Reamping playback levels Figure 2: Setting the playback level for the dry reamp track.Adjust your POD X3 Master Volume until the Reamp Dry track plays back at the same volume as the Live Dry track. Live Dry is panned hard left and Reamp Dry is armed for recording.

Now we are ready to do a test run of the dry signal. Record a short segment of audio. If I zoom in and compare the original dry guitar signal and the newly reamped dry guitar signal we can see they look the same (see Figure 3).

reamping dry wave comparison
Figure 3: The live dry signal is on top and the
reamped dry signal is on the bottom.

The only reason I am going to this trouble is to convince myself (and you, the reader) that reamping this way is reasonably and realistically close enough to the original live recording to make this a viable reamping solution. Here is an overlayed comparison of the original dry track and the reamped dry track (see Figure 4).

reamping dry wave overlay
Figure 4: The reamped dry signal overlayed on
the live dry signal. The very few black pixels you see
are the only differences in the waves. These are very
few and are caused by my 0.2dB difference in level
more than from the extra few digital/analog
conversions we are now doing.

Diagrams and pictures are great for talking about audio but the sound is really all that counts. Here are the original audio samples along with new samples of the reamped dry tracks. Listen and compare them and see what differences you can detect in audio quality, frequency response, timbre, or anything else you can think to compare.

This concludes the setup portion of the reamping experiment. For many of you, this will be enough to get on your feet and roll with it. For anyone who wants a bit more info on recording reamped tracks or wants to hear my reamping results and conclusions, please continue reading the Reamping Results page.

Show me more reamping »

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23 Responses to “POD X3 Tips and Tricks: Reamping Setup”

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  1. Dave DeLizza says:

    Isn’t reamping done through the usb? it was on the xt, i haven’t had a whole lot of experimentation time/manual time w/ my x3 yet…

    Can the x3 send a dry signal?

  2. bvesco says:

    Yes, on POD XT there was support for reamping via USB directly in the drivers. This feature is currently unavailable in POD X3 and Line 6 have not yet announced plans to make it available.

  3. cw says:

    Any tips on what to do if I am getting feedback when I plug the reamp cable in? I set both inputs to guitar, panned both tones hard right, then cabled Live Out L to Guitar In. But I am definitely getting feedback. Also, (I feel like an idiot for even asking) but where does the guitar get plugged in to the X3?

  4. emjay75 says:

    Thank you so much! This will be very helpful

  5. bvesco says:


    If you have feedback then your signal routing is not set up correctly. Did you pan the dry track hard left in your DAW? I also heard report from one guy on the Line 6 forums that panning his amps hard right still left a small trace of signal on the left. Double check by listening to the right output that you have no dry signal and listening to the left output you have no amp signal.

  6. Michel says:

    i’m in the process to buy a X3, some said that i don’t need a external soundcard between my macintosh and this machine because the X3 acts like a soundcard. Is that correct ? Thk

  7. bvesco says:

    That is correct. Do check the Line 6 forums for information about your specific mac and version of OSX. There are some incompatibilities to be aware of.

  8. Jorge Caraballo says:

    how about if you have pro tools is there a way can you still reamp ?

  9. bvesco says:

    Yes, sort of. You’ll have to get a bit craftier to record the dry tone. Try having amp 1 be the tone you monitor and amp 2 being completely dry with bypassed amp and effects. Pan them hard left and right and record only the hard panned dry signal. Then you can run this dry signal back out your standard Pro Tools audio interface and into POD X3 where you can reamp, run the signal back to your Pro Tools interface, and you are reamped!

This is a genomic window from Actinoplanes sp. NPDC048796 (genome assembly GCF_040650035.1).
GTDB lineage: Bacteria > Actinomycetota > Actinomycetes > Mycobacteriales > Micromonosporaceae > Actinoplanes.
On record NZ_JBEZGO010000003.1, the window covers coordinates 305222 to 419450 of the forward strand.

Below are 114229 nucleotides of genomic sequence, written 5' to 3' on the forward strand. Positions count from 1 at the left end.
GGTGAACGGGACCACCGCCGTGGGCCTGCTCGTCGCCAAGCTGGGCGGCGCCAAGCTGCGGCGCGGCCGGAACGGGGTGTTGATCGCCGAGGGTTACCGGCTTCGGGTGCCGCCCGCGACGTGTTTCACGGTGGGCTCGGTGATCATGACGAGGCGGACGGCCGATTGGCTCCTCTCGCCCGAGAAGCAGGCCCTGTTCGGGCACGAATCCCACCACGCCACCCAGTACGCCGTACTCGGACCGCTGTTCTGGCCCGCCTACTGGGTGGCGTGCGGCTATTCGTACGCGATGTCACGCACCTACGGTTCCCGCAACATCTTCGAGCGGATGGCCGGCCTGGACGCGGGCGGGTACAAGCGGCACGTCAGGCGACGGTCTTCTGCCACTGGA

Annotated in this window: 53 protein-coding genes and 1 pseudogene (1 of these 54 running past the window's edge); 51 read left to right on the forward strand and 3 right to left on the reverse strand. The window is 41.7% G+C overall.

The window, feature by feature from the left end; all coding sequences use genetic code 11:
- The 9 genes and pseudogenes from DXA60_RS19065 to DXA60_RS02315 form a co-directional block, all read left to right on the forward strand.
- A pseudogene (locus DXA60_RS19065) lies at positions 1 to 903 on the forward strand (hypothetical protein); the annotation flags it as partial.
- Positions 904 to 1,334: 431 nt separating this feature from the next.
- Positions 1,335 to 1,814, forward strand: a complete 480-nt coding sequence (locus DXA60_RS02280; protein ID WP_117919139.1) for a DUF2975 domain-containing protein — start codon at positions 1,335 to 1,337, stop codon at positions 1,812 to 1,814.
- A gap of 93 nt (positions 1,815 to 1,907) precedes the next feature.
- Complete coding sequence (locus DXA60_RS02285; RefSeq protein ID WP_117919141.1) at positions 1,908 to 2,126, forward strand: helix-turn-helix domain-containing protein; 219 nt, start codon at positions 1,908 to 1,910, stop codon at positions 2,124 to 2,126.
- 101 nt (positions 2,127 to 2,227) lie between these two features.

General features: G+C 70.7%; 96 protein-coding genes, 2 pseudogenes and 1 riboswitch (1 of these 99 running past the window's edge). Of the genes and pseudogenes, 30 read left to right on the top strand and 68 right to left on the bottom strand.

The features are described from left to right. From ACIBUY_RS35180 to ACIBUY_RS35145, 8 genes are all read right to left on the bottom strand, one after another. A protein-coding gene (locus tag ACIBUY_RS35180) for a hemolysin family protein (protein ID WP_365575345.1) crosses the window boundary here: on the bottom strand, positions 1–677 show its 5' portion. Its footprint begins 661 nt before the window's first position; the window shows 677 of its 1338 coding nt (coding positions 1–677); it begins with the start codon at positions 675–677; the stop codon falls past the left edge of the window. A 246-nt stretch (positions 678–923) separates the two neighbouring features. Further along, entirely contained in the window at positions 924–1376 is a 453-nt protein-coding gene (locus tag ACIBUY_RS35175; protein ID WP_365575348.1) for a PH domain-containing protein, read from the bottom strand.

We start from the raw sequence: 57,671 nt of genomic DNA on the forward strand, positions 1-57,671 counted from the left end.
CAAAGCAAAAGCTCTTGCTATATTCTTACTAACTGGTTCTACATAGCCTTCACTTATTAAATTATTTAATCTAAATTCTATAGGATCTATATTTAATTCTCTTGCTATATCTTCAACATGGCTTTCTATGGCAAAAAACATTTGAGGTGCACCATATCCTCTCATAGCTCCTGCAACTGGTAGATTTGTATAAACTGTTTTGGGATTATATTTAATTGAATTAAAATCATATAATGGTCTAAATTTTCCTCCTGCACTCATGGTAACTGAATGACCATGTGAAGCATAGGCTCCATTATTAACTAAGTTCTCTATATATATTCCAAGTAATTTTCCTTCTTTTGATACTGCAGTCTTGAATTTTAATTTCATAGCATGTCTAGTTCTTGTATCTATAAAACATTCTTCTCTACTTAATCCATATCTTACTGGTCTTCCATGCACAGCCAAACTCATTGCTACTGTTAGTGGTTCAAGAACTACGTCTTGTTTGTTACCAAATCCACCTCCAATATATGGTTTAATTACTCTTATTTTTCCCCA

10. Michel says:

    After 3 weeks of tweaking and playing with my Pod X3, i must say that im a bit frustrated with the sound that i get. through my My amp line 6 spider 2 (112) the sound is awful ( a lot of noise). through my mac with garageband the sound is worst. I was wondering if i should buy a better amp ? or a better guitar ?

    I tried to match the exact sound of gilmour on shine on, and i never succeed to emulated his warm tones even with my headphones. i tried also with the librairy customtone and found a lot of jokes there. I’m not wiz with those stuffs but decent sounds is what i want. Any clue would appreciated. thanks

    • Bluehorseshoe says:

      Hi Michel,
      I just bought a pod x3 and a mac and I am having the same problem. Did you figure out how to fix it? Its so frustrating…thx

  11. bvesco says:

    When you play with some of my POD X3 settings on this site, how does your sound compare to my recorded samples of those same settings?

  12. MB says:

    Hmmm. Did you tell us how to get the recorded signal back into the X3? Am I missing something???

  13. bvesco says:

    The recorded signal comes back to X3 via USB and feeds from output to input with the 1/4″ reamp cable I talk about in the article. Read the section titled “Set up POD X3 for reamping.”

  14. Roman says:

    Hey, huge thanks for your blog! It helps so much!

    Could you please help me, I’m gonna do dry guitar tracking to be reamped in studio later, but the signal from POD X3 ASIO out7 is pretty low. I’m afraid that when I will gain this signal in studio there will appeare a lot of noise. How can I manage this? Is there any chance to up the signal level from out7?

    P.S. I use guitar with active pick-ups.

    Looking forward!

  15. ihavelostmykeys says:

    Hi Ben,

    I’ve read your instruction and tried to reamp, but I still have feedback. I set my pod exactly as you’ve written and there always is loud feedback. I set the pan and guitar inputs few times – doesn’t work.

    I don’t understand one piece – in ‘Set up POD X3 for reamping’ there is ‘I want to caution you about feedback. It is very easy to set this up incorrectly and produce instant squealing feedback.’ So my questions are:

    1.What can I do incorrectly except set pan and guitar inputs (and my DAW of course)?
    2. Is it possible my POD X3 Live is ‘unreampable’?